Immunohistochemistry

Immunohistochemistry was performed on flat-filleted embryos (Budnik et al., 2006) fixed with 4% paraformaldehyde. The following antibodies were used: goat anti-GFP (1:500, Abcam); rabbit anti-Baz (1:1000) (von Stein et al., 2005); rat anti-E-cadherin (1:500, DSHB); TRITC- or Alexa647-phalloidin (1:500; Invitrogen); and FITC-, Cy3- or Cy5-conjugated secondary antibodies (donkey, 1:100-200; Jackson ImmunoResearch).

Preparation of Drosophila embryos for live imaging

Embryos collected at 25°C on apple juice agar, dechorionated in 50% bleach and mounted in a 3:1 mix of halocarbon oils 700 and 27 (Sigma) between a glass coverslip and a gas-permeable Lumox culture dish (Greiner) as described previously (Evans et al., 2010).

Image acquisition and processing

Images acquired using a Leica TCS-SP5-AOBS confocal microscope (63× NA1.4-HCX-PL-Apo oil objective) or a Nikon A1R confocal microscope (60× NA1.4-CFI-Plan-Apo oil objective). Laser wounding performed using a Micropoint ablation laser (Andor Systems) attached to the Nikon confocal. Images processed and compiled using ImageJ, Volocity, Abode Photoshop and Adobe Illustrator.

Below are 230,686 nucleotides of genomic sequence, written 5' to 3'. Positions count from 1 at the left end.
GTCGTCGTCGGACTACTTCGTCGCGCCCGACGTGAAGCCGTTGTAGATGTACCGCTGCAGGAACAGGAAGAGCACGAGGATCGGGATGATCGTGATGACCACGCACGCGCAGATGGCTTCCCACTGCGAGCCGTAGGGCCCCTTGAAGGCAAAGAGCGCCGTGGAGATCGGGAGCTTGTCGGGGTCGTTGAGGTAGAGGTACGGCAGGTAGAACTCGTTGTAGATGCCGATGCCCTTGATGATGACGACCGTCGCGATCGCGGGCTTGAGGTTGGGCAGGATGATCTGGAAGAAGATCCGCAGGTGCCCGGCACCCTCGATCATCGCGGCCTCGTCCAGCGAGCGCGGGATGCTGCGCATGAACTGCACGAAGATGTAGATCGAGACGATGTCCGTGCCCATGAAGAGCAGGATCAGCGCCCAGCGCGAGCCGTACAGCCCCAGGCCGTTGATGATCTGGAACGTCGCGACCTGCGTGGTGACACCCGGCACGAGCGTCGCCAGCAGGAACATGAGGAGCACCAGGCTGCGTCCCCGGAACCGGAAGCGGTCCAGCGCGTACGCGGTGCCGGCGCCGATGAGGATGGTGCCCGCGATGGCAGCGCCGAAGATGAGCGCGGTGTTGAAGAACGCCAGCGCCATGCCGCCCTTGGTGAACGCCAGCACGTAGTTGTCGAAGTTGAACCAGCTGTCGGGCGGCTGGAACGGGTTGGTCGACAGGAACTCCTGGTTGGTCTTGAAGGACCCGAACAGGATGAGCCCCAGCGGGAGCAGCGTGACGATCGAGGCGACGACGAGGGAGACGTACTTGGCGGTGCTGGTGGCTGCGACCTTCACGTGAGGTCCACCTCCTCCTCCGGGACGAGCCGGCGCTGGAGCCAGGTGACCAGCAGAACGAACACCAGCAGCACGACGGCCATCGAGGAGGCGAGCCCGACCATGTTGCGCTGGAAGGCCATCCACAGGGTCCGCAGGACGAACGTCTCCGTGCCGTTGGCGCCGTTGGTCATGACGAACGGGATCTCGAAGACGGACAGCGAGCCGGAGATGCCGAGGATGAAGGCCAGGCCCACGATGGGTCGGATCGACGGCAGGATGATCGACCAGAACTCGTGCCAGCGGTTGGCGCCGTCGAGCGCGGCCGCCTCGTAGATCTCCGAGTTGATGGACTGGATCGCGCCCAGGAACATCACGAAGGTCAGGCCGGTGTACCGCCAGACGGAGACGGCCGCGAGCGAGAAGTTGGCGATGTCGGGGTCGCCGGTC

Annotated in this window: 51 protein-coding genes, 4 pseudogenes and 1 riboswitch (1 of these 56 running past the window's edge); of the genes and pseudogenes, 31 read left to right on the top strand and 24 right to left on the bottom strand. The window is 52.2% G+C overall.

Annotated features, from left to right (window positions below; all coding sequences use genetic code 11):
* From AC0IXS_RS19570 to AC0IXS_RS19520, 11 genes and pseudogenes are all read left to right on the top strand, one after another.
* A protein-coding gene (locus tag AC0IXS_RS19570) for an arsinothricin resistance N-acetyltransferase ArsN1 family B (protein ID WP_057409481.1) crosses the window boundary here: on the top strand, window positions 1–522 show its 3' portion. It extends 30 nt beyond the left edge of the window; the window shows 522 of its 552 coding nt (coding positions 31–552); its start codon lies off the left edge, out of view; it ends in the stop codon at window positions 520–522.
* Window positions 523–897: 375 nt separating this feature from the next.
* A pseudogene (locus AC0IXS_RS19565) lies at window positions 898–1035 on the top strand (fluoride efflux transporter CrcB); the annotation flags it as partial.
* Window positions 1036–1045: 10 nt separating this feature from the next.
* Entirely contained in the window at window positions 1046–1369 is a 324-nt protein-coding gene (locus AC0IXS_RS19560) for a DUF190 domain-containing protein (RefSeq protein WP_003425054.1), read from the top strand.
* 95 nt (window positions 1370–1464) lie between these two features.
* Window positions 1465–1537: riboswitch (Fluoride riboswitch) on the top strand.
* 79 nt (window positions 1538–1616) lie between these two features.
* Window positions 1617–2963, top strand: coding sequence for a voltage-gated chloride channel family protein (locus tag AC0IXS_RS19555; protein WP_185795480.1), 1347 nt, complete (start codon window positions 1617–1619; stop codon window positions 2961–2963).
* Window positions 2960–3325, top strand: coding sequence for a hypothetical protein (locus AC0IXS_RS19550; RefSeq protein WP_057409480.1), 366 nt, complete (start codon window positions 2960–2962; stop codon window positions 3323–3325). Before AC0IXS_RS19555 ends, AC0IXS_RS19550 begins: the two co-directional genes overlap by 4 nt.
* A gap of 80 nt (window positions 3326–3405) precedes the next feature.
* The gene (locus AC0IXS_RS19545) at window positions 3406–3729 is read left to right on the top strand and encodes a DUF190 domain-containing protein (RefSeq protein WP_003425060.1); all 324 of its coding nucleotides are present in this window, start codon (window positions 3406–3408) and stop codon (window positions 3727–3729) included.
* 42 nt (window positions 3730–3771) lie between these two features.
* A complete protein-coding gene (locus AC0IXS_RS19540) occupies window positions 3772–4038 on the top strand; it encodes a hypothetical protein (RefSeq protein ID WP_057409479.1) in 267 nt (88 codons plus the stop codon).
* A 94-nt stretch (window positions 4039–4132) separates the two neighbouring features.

Quantitation and data analysis

Measurement of GPH fluorescence along cell junctions performed using ImageJ. All images used for quantitation were acquired using identical microscope settings. To measure zippering rates, embryos were imaged from mid-DC until closure was complete. Relative zippering rates were calculated by measuring the time for the zippering canthus to progress 14 μm either within en stripes, or in the intervening non-en stripes (i.e. anterior compartments). A mean rate was calculated for en stripes and non-en stripes for each embryo and then normalized by setting the non-en mean as 1. Normalization allowed us to correct for variation in zippering speed between embryos of the same genotype. A mean rate for all embryos in each dataset was calculated using the normalized values and en and non-en values compared using one-sample t-test. Filopodia number/length measured using live mid-DC embryos expressing UAS-GFP-Moesin using en-Gal4. Only filopodia exceeding 0.6 μm in length were counted. Datasets compared using Kruskal-Wallis test followed by Dunn's post hoc test. Wound areas and protrusion coverage measured using ImageJ. Protrusion coverage datasets compared using the Mann-Whitney test. All data were compiled and graphs prepared using Microsoft Excel; statistical analysis was performed using GraphPad Prism.